So not only has the charity stagnated while the church's income has grown, but the churchmen are using the almshouse as a way of getting their own pensioners off their hands (and purses)!

In this manner the income of the warden had increased; the picturesque house attached to the hospital had been enlarged and adorned, and the office had become one of the most coveted of the snug clerical sinecures attached to our church...

...while the bedesmen are on one shilling fourpence a day.

11lauralkeet
Jul 30, 2012, 7:52am Top

Another lurker here. I gave up on Barchester Towers once before but have always felt badly about doing so. Last week I picked up a Kindle edition of the complete chronicles (for $0.99, how could I resist?) and whenever I dive into it, I'll start at the beginning with The Warden. I now consider this thread a necessary prerequisite.

12AnneDC
Jul 30, 2012, 8:28am Top

I will be lurking along. I hope to start the book today.

13lyzard
Jul 30, 2012, 4:38pm Top

Welcome, welcome! The more lurkers, the better!

14LizzieD
Edited: Jul 30, 2012, 5:55pm Top

And here I am, having bravely forged on through chapter 4. Very helpful, Liz!!! My only question about the first chapter is whether the 1 and 4 is meant to buy the beadsmen's (ea in my edition, so I guessed about the prayers for the benefactor) necessities or whether it is over and above room, board and clothing. I was thinking the latter, but I don't know why.
I confess that I'm having a hard time coming down from Dickens's fun with words to good, serviceable prose. I'll get over it.
And I confess that I spent all of $2.99 to get the complete works of Trollope on my Kindle. Why not? It's well-formatted and even has pictures!

15lyzard
Jul 30, 2012, 6:39pm Top

While I am finding Trollope rather a relief after Dickens. Different strokes! :)

It isn't quite clear from the text what the bedesmen's stipend covers (possibly this was assumed knowledge) - certainly lodging, probably clothing; however, the bit about them getting an increase in exchange for not having sit-down meals with the warden suggests they may now be paying for their own food.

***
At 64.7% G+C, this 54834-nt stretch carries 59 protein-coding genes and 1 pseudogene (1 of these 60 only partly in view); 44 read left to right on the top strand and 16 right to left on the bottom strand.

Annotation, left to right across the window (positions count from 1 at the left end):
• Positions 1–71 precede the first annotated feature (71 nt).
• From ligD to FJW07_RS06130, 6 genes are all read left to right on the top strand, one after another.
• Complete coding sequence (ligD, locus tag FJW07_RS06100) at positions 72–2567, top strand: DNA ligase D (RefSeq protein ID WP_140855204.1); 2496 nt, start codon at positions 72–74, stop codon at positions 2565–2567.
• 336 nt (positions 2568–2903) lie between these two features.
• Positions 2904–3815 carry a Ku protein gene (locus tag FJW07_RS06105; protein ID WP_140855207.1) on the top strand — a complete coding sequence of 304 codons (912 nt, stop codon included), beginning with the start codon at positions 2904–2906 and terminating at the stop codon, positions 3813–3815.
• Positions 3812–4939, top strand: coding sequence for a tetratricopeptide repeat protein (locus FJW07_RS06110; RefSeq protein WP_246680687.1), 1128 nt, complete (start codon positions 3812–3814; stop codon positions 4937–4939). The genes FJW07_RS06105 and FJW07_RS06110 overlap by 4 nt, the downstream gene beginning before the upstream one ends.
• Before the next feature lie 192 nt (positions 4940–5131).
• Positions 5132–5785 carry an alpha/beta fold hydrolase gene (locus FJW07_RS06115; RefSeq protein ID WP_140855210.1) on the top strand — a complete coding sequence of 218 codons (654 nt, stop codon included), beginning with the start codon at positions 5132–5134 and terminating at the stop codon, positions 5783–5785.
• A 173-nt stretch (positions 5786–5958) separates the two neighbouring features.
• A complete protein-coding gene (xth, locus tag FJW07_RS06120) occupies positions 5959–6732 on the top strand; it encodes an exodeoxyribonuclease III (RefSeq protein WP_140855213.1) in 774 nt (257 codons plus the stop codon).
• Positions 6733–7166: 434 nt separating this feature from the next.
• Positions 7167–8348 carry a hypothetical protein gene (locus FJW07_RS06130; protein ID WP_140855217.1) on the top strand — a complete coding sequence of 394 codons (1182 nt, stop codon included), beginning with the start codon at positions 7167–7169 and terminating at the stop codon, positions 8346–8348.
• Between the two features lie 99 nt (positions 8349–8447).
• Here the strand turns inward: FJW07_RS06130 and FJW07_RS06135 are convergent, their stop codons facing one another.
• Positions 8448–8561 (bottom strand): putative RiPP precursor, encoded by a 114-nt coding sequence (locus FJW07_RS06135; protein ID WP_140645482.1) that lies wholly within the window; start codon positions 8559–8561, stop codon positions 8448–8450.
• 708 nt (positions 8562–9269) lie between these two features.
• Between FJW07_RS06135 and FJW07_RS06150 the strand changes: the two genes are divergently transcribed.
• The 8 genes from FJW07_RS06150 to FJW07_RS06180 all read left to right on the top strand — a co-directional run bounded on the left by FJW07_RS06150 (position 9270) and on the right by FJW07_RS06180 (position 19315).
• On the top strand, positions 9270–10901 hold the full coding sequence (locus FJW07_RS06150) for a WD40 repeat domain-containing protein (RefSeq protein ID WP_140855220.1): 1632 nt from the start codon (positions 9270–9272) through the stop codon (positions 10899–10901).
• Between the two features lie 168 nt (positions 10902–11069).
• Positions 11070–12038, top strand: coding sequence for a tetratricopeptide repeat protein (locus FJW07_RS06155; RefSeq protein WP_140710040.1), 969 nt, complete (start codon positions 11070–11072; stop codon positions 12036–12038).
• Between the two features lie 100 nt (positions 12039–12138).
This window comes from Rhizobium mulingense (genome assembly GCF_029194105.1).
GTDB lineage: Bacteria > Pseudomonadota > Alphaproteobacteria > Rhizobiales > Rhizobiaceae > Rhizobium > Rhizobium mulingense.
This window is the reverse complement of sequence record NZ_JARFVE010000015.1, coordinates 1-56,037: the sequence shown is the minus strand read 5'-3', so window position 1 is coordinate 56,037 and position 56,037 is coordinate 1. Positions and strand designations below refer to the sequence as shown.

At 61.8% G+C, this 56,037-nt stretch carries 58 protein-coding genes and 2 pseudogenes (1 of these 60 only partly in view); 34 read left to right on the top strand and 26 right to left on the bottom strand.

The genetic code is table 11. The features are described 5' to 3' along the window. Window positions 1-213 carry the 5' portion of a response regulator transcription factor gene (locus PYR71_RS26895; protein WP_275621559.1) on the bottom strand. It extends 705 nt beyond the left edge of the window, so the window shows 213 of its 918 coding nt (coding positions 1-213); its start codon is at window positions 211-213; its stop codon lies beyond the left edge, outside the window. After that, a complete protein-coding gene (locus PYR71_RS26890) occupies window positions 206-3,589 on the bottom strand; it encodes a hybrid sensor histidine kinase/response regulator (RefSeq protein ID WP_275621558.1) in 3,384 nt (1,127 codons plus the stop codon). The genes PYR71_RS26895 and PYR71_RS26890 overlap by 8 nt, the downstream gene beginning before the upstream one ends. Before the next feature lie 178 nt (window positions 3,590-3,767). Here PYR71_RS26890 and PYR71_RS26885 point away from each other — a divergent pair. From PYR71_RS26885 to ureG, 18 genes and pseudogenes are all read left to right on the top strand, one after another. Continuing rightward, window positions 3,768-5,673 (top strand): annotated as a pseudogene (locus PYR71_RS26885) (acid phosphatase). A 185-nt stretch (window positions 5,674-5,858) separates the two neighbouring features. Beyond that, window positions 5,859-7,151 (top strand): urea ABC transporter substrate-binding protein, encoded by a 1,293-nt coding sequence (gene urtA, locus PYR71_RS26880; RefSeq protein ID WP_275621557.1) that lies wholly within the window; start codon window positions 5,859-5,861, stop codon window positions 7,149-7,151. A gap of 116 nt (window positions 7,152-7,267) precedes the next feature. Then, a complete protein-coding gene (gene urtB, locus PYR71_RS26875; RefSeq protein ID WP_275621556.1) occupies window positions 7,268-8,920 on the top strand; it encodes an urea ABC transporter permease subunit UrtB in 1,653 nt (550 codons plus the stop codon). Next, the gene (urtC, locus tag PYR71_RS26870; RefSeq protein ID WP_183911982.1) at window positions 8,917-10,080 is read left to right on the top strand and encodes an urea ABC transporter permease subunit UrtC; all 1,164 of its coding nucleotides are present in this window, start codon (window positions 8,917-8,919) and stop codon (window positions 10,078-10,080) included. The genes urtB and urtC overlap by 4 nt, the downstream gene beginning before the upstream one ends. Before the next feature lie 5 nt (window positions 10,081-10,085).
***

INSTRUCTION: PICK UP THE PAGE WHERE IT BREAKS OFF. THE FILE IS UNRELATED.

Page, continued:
16gennyt
Edited: Jul 30, 2012, 7:34pm Top

Liz has asked me to chip in with any additional info or clarifications on the church side of things especially. I will do what I can. I know more about the medieval church and the modern church than about mid-Victorian era - a lot of the ecclesiastical terminology (eg names of different roles) remained the same through all those eras thanks to the church's inherent conservatism, but the context and the reality of what those names are used for has changed a great deal in many ways.

Picking up on a few points above:

Bedesmen - yes, the residents of the almshouse, historically provided with food and shelter in return for their prayers. In fact the root of the word is the Anglo Saxon/Old English 'bed' or 'gebed' - prayer. So a bedesman is literally a prayer person. I had assumed it was just a coincidence that the word 'bead' (as in 'small round object threaded on string') sounds similar to 'bede' prayer, but in checking this I have discovered that rosary beads which developed as an aid to prayer in the later middle ages derived their name from their function. So rather than bedesmen getting their name from the beads they used, it was the other way round. Which makes me wonder what 'beads' were called in England before they were called beads! (since all kinds of beads were in use well before the invention of the medieval prayer beads).